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Does the Arm in Guillotine Work at a High Level? UFC 246 Breakdown

Discussion in 'Grappling Technique' started by Invisible Jiu Jitsu, Jan 29, 2020.

  1. Invisible Jiu Jitsu Green Belt

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  2. GordoBarraBJJ Titanium Belt

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    You should do a longer video showing some combinations between the Darce, Anaconda, Arm-In Guillotine, High Elbow Guillotine, and the Viera choke.
     
  3. EndlessCritic Steel Belt

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    A couple of beautiful arm in guillotines to anacondas in mma:



    1:20 by Borys Mankowski

     
  4. Invisible Jiu Jitsu Green Belt

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  5. Invisible Jiu Jitsu Green Belt

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  6. GordoBarraBJJ Titanium Belt

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    Big Nog won the UFC HW championship with an arm-in guillotine

     
  7. rmongler Black Belt

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    The problem with most people's guillotine game, is that they defeat themselves before the opponent does.

    When some folk say things like 'guillotines are low percentage', it is very likely, the picture in their minds is someone getting a front headlock, then trying to finish by pulling guard; which of course, is going backwards. Not only does this drastically reduce your potential for finishing, it also leaves you in a bad position if you do fail to finish.

    In order to make front headlock attacks work best, you can't do it in a, for lack of a better term, 'ibjjf' manner, you need to do them like a 'fighter' or 'wrestler' would do them; not simply as an dimensionless 'submission move' that you go into regardless of what you and your opponent's relative body positions are, but as an implement of control used to advance into more powerful (finishing) structures. When watching examples of successful front headlock chokes at the highest levels, a clear trend starts presenting itself; the significant majority of finishes come by way of pinning the opponent on their backs first, giving themselves a fulcrum through which force directed into popping their heads off is exponentiated. If you can trap the arm between your ribs across their neck as well, that pushes up your finishing power even more.

    One can possibly speak of other more specialized details, like outside in throat grips or elbow deep gag grips and so on, but that is the more basic essentials.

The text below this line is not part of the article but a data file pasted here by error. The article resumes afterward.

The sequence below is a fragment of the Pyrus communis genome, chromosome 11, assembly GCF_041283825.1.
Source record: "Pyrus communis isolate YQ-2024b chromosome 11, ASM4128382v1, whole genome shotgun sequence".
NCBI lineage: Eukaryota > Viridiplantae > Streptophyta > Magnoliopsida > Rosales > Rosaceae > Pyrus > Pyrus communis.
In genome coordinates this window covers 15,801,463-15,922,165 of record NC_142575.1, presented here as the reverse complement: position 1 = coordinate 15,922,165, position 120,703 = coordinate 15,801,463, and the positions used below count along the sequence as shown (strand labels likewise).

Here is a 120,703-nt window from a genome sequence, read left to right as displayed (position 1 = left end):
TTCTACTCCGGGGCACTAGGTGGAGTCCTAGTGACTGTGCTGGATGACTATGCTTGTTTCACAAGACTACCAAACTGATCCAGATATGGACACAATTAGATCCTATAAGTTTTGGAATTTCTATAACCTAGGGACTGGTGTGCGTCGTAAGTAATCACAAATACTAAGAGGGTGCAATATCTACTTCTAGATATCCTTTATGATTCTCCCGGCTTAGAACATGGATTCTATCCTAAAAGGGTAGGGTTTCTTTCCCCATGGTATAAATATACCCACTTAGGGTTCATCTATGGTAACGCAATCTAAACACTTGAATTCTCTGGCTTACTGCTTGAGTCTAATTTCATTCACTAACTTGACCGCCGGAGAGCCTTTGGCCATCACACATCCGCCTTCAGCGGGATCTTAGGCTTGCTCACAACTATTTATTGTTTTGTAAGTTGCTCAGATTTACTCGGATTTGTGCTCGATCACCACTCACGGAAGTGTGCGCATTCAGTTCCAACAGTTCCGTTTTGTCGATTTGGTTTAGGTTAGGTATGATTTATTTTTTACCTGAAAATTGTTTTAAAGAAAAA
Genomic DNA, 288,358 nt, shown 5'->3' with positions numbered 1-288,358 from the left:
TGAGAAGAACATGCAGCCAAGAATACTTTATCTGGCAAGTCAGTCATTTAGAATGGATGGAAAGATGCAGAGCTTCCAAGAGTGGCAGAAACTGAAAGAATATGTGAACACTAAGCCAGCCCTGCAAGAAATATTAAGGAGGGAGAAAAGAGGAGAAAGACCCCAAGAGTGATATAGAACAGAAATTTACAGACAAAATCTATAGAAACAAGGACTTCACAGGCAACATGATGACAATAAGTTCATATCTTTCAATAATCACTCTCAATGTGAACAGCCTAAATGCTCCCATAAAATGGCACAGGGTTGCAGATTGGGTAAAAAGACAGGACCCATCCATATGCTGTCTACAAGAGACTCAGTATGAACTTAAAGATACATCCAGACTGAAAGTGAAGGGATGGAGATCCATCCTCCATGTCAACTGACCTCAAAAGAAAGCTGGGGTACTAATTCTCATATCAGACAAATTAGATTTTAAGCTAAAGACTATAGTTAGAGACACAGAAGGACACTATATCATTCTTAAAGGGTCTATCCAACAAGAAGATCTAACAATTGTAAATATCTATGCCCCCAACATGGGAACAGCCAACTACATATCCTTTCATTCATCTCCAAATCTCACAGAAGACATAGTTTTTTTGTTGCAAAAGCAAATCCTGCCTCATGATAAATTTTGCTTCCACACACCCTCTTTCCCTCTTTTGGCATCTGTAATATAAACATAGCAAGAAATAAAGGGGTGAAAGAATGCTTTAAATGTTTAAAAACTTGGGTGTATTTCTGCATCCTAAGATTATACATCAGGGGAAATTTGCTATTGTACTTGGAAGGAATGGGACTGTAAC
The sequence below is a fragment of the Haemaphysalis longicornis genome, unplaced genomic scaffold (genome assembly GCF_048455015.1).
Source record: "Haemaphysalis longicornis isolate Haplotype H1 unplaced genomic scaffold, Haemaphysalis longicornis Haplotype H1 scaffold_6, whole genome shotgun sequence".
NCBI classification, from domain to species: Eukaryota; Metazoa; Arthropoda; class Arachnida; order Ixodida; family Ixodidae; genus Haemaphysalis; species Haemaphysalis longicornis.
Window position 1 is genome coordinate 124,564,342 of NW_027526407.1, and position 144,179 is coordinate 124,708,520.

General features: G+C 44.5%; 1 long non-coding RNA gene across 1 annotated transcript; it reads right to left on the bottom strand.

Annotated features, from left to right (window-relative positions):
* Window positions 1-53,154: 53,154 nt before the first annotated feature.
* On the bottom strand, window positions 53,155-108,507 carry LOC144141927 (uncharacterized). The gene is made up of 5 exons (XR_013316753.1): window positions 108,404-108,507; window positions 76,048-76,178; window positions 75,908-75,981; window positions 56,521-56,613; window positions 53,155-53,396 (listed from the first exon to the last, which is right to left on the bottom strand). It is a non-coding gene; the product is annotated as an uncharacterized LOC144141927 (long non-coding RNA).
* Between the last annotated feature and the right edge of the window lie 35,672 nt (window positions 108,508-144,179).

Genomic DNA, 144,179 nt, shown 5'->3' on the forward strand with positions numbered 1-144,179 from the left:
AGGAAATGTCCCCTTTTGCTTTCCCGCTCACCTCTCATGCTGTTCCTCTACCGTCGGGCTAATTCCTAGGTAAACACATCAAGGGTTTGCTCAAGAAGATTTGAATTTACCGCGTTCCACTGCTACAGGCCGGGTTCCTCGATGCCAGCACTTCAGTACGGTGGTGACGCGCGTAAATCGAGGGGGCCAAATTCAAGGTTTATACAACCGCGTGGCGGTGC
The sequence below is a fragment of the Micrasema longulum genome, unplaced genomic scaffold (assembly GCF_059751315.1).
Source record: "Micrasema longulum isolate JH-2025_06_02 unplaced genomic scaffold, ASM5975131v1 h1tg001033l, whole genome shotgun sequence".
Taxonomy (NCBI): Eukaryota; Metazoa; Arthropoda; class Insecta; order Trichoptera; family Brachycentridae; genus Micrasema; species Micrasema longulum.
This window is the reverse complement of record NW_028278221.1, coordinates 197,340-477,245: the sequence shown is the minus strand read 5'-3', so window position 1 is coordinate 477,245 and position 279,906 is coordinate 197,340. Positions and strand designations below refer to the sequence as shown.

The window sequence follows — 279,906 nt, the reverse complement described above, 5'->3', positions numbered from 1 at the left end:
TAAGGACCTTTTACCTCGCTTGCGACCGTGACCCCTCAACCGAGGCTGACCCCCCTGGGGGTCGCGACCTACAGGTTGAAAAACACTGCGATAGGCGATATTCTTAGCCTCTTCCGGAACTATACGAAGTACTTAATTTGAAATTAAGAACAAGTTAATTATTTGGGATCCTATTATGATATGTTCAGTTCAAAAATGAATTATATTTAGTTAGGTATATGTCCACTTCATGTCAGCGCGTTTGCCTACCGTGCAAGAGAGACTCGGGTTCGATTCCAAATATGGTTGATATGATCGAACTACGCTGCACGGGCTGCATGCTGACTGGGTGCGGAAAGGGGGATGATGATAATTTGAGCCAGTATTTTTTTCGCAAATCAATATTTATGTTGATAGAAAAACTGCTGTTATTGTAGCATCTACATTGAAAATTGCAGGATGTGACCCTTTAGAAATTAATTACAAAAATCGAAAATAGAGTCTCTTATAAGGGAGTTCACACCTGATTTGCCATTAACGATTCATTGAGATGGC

Last edited: Feb 5, 2020
  8. Invisible Jiu Jitsu Green Belt

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    good point about the positional tactics involved!
     
  9. tekkenfan Banned Banned

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    id hope so sicne its one of my best submissions i loved the head arm guillotine i feel in mma lots guys dont truly know how to finish it so they lose it most guys try to finish like a basic guilotine tbh
     
  10. mataleaos Brown Belt

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    I don't disagree with any of the technique stuff you said at all. I think a lot of head and arm chokes are most strongly finished from mount but I've honestly never heard the guillotine specificaly is low percentage before.

    It's been a top 3 most used submission in the UFC for the last 5 years or so. @GordoBarraBJJ mentioned Big Nog winning UFC gold with it. So has Werdum. Title shots have been earned or defended by them from another half dozen people that I can immediately think of.

    And in no-gi / submission grappling among most common chokes are like RNC, guillotine, triangle, darce, arm triangle, and all that I think it's the most common one after the RNC. It's won gold medal matches at ADCC, NoGi Worlds, Polaris, EBI, you name it.

    The only place I don't see many guillotines outside of specialists like Hinger or Kron is in high level gi tournaments.

    So I'd not only consider it high percentage but I think it's one of the most high percentage/versatile chokes in the game on its own and maybe the best one to chain other positional and submission threats from. Once that grip connects there are so many ways to submit with guillotine, an arm triangle variant, sweep/pass, or take the back.
     
  11. rmongler Black Belt

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    Rarely in grappling circles, but it is a not uncommon sentiment amongst more MMA watching fans.
     

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